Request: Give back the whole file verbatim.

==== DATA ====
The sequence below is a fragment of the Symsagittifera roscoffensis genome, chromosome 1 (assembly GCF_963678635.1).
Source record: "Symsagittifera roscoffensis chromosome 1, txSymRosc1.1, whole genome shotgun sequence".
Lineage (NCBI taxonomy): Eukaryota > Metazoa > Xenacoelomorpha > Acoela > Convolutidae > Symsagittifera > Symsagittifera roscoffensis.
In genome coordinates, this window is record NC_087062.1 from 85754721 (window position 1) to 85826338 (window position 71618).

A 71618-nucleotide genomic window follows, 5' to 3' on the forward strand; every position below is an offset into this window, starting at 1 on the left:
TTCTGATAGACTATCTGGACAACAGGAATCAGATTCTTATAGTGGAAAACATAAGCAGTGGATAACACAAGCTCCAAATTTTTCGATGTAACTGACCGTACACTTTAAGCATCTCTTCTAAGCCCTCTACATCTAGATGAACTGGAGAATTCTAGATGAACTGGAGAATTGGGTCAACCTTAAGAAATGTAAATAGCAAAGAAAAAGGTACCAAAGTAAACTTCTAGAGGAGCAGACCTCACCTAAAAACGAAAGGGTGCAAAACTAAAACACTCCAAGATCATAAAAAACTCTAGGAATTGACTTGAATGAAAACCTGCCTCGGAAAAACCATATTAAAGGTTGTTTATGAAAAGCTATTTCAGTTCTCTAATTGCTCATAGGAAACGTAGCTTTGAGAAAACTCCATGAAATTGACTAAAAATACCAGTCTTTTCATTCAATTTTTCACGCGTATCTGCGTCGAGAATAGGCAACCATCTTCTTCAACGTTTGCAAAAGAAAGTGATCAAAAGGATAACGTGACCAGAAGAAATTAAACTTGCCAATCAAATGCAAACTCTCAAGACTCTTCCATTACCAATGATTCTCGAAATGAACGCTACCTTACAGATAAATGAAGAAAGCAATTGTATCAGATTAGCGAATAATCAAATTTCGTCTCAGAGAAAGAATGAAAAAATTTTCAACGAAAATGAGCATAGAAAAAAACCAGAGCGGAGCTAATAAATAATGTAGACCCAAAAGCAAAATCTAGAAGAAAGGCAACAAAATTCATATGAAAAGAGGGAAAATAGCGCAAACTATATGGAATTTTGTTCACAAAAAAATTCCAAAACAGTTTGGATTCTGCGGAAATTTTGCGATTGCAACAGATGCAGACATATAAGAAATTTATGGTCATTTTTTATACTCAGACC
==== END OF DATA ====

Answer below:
The sequence below is a fragment of the Symsagittifera roscoffensis genome, chromosome 1 (assembly GCF_963678635.1).
Source record: "Symsagittifera roscoffensis chromosome 1, txSymRosc1.1, whole genome shotgun sequence".
Lineage (NCBI taxonomy): Eukaryota > Metazoa > Xenacoelomorpha > Acoela > Convolutidae > Symsagittifera > Symsagittifera roscoffensis.
In genome coordinates, this window is record NC_087062.1 from 85754721 (window position 1) to 85826338 (window position 71618).

A 71618-nucleotide genomic window follows, 5' to 3' on the forward strand; every position below is an offset into this window, starting at 1 on the left:
TTCTGATAGACTATCTGGACAACAGGAATCAGATTCTTATAGTGGAAAACATAAGCAGTGGATAACACAAGCTCCAAATTTTTCGATGTAACTGACCGTACACTTTAAGCATCTCTTCTAAGCCCTCTACATCTAGATGAACTGGAGAATTCTAGATGAACTGGAGAATTGGGTCAACCTTAAGAAATGTAAATAGCAAAGAAAAAGGTACCAAAGTAAACTTCTAGAGGAGCAGACCTCACCTAAAAACGAAAGGGTGCAAAACTAAAACACTCCAAGATCATAAAAAACTCTAGGAATTGACTTGAATGAAAACCTGCCTCGGAAAAACCATATTAAAGGTTGTTTATGAAAAGCTATTTCAGTTCTCTAATTGCTCATAGGAAACGTAGCTTTGAGAAAACTCCATGAAATTGACTAAAAATACCAGTCTTTTCATTCAATTTTTCACGCGTATCTGCGTCGAGAATAGGCAACCATCTTCTTCAACGTTTGCAAAAGAAAGTGATCAAAAGGATAACGTGACCAGAAGAAATTAAACTTGCCAATCAAATGCAAACTCTCAAGACTCTTCCATTACCAATGATTCTCGAAATGAACGCTACCTTACAGATAAATGAAGAAAGCAATTGTATCAGATTAGCGAATAATCAAATTTCGTCTCAGAGAAAGAATGAAAAAATTTTCAACGAAAATGAGCATAGAAAAAAACCAGAGCGGAGCTAATAAATAATGTAGACCCAAAAGCAAAATCTAGAAGAAAGGCAACAAAATTCATATGAAAAGAGGGAAAATAGCGCAAACTATATGGAATTTTGTTCACAAAAAAATTCCAAAACAGTTTGGATTCTGCGGAAATTTTGCGATTGCAACAGATGCAGACATATAAGAAATTTATGGTCATTTTTTATACTCAGACC